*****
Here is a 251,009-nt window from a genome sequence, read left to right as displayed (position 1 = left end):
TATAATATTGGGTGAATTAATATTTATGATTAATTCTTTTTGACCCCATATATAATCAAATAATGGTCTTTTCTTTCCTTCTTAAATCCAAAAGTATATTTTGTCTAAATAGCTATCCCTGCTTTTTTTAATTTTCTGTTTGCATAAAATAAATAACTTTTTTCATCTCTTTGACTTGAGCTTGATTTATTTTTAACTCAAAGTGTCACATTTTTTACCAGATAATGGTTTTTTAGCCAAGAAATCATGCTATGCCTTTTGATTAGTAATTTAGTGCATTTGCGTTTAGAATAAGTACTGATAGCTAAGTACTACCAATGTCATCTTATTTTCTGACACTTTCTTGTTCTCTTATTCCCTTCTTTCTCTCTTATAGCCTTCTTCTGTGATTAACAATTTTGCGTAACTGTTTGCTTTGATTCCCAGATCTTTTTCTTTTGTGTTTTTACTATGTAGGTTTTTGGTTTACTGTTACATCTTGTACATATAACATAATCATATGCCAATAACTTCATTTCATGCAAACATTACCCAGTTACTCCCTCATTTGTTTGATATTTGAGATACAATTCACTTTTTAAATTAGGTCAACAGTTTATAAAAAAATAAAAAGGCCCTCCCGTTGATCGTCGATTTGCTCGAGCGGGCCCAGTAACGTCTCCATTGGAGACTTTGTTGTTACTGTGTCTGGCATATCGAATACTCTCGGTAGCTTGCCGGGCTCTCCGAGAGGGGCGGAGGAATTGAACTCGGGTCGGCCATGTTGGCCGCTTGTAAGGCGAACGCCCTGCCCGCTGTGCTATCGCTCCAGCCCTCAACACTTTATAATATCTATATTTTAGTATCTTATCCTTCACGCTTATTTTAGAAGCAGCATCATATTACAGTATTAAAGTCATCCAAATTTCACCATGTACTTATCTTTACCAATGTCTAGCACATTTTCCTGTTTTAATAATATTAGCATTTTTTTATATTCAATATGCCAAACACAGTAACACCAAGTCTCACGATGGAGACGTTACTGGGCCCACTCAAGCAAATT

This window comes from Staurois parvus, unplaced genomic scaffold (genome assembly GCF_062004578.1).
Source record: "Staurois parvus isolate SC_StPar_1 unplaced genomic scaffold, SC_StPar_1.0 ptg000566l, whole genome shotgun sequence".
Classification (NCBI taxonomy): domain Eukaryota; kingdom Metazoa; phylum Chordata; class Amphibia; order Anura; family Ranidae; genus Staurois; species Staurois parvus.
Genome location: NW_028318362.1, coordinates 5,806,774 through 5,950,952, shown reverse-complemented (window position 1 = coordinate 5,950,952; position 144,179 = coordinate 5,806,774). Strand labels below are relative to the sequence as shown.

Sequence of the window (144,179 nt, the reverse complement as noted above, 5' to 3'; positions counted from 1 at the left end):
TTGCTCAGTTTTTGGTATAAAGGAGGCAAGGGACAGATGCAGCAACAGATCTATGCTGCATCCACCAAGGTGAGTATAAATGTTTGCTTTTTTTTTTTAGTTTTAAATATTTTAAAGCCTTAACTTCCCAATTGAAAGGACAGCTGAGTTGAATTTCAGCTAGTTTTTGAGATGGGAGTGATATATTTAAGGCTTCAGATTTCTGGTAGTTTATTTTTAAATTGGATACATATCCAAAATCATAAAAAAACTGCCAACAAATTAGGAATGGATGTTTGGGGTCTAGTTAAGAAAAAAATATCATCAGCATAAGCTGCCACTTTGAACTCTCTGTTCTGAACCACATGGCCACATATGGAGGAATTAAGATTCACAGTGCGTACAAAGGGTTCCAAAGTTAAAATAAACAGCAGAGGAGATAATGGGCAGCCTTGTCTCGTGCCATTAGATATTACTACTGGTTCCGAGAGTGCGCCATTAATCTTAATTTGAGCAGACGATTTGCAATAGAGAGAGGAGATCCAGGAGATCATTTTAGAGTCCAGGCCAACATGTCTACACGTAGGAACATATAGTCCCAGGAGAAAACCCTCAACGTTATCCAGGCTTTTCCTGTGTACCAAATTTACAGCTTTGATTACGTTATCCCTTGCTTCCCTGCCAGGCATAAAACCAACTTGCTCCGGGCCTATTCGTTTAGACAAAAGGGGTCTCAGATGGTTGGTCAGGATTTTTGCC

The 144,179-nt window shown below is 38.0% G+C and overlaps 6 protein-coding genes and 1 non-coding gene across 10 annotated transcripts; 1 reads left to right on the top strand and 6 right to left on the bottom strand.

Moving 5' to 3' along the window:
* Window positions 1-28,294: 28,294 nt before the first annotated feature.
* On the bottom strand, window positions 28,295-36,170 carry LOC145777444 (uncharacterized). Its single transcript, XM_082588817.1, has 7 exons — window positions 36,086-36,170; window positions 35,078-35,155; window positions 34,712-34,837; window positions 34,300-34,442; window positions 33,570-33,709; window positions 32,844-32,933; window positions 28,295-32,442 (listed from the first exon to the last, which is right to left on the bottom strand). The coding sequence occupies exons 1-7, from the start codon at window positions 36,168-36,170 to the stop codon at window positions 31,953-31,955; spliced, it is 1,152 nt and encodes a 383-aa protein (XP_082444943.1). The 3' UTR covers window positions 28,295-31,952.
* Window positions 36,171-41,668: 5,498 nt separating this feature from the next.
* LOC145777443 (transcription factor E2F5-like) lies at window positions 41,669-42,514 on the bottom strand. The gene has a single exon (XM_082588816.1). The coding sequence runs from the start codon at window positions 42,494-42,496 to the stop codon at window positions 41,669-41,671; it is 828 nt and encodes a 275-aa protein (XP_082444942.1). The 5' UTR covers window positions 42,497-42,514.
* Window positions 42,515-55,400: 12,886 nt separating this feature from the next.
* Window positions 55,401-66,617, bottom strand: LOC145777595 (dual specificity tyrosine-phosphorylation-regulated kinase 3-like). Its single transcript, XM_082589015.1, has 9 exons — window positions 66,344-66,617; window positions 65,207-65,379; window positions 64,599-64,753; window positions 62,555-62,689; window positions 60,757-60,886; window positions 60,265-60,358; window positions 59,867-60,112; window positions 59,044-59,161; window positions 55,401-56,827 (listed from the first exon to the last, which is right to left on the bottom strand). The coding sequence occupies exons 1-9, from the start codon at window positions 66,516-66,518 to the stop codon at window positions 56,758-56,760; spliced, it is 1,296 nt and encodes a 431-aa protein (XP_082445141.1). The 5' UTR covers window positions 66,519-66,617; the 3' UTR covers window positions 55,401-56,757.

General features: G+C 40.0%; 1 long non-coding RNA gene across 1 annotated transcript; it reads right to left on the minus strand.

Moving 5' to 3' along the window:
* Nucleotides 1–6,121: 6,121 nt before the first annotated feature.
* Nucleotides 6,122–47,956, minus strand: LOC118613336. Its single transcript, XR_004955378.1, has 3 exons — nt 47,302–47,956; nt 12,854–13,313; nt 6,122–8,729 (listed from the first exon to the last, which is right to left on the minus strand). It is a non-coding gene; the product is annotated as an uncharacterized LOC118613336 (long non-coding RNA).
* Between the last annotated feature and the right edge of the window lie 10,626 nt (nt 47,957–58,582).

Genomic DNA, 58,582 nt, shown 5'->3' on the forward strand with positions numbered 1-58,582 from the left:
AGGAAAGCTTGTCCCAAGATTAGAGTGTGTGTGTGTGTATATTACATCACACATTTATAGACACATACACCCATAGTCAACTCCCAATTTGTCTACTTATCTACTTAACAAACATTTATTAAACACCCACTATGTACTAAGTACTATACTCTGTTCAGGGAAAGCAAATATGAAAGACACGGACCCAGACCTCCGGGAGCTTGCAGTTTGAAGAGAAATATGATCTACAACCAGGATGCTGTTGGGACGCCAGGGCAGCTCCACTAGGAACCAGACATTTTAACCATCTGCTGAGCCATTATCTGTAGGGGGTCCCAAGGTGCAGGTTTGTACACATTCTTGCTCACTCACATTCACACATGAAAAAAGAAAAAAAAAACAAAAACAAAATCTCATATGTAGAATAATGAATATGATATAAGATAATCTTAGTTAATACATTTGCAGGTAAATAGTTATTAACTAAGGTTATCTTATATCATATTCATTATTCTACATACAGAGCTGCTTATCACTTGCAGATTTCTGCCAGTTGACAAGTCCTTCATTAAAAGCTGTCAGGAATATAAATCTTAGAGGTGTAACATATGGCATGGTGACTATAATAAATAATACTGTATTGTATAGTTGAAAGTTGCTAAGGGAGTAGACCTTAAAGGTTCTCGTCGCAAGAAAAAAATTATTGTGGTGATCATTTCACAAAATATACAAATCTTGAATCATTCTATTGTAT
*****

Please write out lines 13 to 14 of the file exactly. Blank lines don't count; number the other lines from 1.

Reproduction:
* Window positions 36,171-41,668: 5,498 nt separating this feature from the next.
* LOC145777443 (transcription factor E2F5-like) lies at window positions 41,669-42,514 on the bottom strand. The gene has a single exon (XM_082588816.1). The coding sequence runs from the start codon at window positions 42,494-42,496 to the stop codon at window positions 41,669-41,671; it is 828 nt and encodes a 275-aa protein (XP_082444942.1). The 5' UTR covers window positions 42,497-42,514.